Although well water is generally considered safe to drink, since it is drawn from the ground it often contains contaminants that could pose a potential health risk. The health risks of drinking well water can range from stomach upsets to organ damage. Additionally, well water is not regulated under the 1974 Safe Drinking Water Act, so it is important to have your well water treated with an effective filter. So, here we’ll explore how to choose the best filter for your well water.
Get Your Water Tested
While your well water may appear clean, bacteria, heavy metals, pesticides, and other contaminants may be lurking, invisible to the naked eye. The best filtration systems are tailored to the specific characteristics of your water. So, it is crucial to get your water tested to check for levels of impurities. Although it is possible to purchase water test kits, a water treatment company will provide a detailed, more thorough analysis. This will help to gain a better understanding of your water, and the technician can provide professional recommendations for the best systems to fit your needs.
Decide on the Type of Filtration System
There are several different options for well water filtration systems that you will need to consider to determine the best one for your home and family.
- Point of Entry Systems: Point of entry or whole house filtration systems purifies the water supply before it enters the home. This provides treated, clean water throughout the home. So, whether you’re preparing a meal in the kitchen, taking a shower, running the dishwasher or doing laundry, you’ll be using pure, filtered water. This can be beneficial if your water contains contaminants that could pose a health risk when bathing or cause damage to water using appliances and fixtures.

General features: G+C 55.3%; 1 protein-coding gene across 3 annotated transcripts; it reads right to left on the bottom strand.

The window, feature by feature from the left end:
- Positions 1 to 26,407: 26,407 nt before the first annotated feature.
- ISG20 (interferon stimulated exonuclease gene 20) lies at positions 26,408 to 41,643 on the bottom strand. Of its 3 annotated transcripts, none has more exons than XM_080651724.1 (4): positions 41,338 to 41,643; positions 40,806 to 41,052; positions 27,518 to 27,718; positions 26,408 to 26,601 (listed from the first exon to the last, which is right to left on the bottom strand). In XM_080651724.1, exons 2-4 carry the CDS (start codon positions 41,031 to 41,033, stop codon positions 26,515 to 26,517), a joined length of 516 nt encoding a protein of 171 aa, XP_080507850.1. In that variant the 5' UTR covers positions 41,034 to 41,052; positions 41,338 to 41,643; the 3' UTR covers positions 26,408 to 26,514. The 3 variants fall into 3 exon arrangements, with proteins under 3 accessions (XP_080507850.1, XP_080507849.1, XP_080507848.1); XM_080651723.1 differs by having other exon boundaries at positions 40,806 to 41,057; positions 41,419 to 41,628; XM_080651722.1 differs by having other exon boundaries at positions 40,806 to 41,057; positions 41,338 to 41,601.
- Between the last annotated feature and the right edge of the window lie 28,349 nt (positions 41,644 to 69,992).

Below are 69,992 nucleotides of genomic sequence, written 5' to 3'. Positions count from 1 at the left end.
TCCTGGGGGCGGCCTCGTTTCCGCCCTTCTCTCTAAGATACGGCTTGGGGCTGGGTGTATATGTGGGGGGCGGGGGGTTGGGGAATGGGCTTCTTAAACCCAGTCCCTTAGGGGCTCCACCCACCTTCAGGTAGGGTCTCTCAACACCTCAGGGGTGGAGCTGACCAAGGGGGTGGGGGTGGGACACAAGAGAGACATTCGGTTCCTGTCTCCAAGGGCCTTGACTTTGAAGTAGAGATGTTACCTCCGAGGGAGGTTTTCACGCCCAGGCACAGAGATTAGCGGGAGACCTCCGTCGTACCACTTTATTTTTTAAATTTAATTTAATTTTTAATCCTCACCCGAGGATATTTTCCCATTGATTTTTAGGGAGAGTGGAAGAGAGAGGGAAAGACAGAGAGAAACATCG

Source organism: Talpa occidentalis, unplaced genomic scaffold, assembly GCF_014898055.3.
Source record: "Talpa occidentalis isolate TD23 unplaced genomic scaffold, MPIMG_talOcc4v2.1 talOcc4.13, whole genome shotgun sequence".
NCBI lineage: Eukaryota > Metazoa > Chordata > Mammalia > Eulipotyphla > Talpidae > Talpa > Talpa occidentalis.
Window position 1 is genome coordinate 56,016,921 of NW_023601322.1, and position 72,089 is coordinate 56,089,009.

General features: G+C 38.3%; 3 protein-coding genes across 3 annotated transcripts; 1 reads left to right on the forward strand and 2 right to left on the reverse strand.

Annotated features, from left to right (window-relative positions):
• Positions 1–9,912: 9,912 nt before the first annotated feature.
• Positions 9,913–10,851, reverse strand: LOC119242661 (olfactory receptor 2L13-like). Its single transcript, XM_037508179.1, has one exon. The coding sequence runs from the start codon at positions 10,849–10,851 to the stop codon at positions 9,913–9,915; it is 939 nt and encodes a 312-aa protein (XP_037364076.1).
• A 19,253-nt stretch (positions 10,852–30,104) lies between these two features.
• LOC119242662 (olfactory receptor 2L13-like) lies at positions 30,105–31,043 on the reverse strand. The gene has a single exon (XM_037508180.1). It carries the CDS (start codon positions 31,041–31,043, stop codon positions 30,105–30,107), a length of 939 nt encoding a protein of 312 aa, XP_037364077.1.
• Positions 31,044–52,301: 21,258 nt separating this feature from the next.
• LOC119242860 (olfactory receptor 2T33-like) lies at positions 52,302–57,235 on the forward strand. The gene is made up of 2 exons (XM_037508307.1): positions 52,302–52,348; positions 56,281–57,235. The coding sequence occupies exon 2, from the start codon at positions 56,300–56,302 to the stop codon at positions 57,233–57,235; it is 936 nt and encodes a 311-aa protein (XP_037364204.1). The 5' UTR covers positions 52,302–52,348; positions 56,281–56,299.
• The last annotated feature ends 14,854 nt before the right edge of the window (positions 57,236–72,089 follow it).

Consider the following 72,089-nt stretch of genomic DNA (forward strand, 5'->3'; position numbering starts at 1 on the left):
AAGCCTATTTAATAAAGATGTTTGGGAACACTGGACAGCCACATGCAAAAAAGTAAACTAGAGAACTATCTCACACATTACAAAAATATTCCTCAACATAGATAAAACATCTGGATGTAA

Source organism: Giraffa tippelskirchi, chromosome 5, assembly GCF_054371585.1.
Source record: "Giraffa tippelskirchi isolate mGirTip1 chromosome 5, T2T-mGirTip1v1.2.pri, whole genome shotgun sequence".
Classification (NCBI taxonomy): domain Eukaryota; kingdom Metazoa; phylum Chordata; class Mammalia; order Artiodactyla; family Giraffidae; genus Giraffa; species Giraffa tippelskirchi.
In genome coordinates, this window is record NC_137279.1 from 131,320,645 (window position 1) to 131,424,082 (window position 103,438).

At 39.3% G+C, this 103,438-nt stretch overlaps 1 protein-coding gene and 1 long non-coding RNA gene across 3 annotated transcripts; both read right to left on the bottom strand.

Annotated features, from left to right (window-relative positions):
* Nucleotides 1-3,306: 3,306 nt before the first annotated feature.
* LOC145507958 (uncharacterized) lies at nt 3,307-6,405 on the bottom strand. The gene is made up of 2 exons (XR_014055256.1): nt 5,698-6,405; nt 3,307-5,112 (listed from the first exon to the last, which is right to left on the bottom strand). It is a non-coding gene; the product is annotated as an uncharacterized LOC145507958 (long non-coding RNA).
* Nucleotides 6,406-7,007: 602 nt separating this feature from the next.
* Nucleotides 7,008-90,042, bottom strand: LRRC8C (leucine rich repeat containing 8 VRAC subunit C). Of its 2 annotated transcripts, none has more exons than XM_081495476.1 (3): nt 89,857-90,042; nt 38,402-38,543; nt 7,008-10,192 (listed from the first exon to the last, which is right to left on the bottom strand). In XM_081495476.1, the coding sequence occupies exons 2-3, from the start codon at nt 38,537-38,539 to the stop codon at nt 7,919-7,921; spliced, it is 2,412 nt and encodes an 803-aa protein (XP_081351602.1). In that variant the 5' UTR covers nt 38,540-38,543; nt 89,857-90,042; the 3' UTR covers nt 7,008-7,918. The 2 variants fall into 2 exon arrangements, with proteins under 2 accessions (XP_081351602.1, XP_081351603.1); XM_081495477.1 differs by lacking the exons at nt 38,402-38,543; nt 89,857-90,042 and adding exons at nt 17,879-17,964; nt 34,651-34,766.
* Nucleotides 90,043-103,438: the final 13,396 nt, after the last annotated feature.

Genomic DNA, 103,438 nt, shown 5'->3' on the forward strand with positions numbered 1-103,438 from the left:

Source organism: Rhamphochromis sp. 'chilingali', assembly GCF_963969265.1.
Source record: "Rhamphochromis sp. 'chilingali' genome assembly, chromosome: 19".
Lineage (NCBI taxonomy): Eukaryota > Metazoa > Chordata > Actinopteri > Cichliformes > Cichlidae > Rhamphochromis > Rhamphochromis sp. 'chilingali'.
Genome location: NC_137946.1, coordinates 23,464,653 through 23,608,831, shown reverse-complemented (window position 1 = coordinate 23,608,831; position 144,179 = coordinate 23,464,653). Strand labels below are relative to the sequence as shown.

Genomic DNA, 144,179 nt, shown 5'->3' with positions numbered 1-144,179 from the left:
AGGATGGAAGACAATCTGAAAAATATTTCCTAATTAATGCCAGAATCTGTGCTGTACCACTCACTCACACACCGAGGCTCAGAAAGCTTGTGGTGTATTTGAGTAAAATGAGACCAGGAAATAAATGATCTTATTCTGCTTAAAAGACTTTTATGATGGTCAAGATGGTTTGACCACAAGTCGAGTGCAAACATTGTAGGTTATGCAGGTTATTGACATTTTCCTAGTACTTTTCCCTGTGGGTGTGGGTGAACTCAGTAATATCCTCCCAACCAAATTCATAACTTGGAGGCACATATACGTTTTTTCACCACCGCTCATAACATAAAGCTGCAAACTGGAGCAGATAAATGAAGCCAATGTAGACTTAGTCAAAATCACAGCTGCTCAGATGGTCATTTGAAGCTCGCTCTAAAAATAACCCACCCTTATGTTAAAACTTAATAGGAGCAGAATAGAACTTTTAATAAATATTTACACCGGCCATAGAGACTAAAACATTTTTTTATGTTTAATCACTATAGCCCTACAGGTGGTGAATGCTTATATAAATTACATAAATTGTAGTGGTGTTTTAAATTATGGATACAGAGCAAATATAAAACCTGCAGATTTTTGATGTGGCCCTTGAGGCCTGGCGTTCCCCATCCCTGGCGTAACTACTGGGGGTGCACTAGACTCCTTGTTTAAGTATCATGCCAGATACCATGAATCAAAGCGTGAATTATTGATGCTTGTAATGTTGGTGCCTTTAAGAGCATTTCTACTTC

- Point of Use Systems: Point of use or individual water filters are individually applied to a specific tap in the home. This removes the contaminants from a single use point. The most common application is at the kitchen sink, so you can prepare foods and enjoy drinking water without the risk of ingesting water contaminants.
- Reverse Osmosis Filters: Reverse Osmosis systems feature a semi permeable membrane to separate the water from 99.9% of contaminants. Most RO systems also include a series of water treatment stages including a water sediment filter, carbon filter, and deionization to not only remove common contaminants, but protect the RO membrane from premature damage.
- UV Filters: UV filtration systems use intense ultraviolet light exposure to disinfect your water. The well water passes through the UV filter, killing bacteria, viruses, microorganisms, and other microbes to create purified water supplies.
Consult an Expert
Finally, before you make your final purchase decision, you should consult a water treatment professional. An experienced technician can not only help with water testing, but also guide you through the treatment options that are best suited to your specific water quality issues. This will ensure that your chosen system will provide the best possible quality water for your home and family.
By EcoWater Systems.
EcoWater Systems of Nebraska is the largest water treatment company in the state and is a member of Water Quality Association.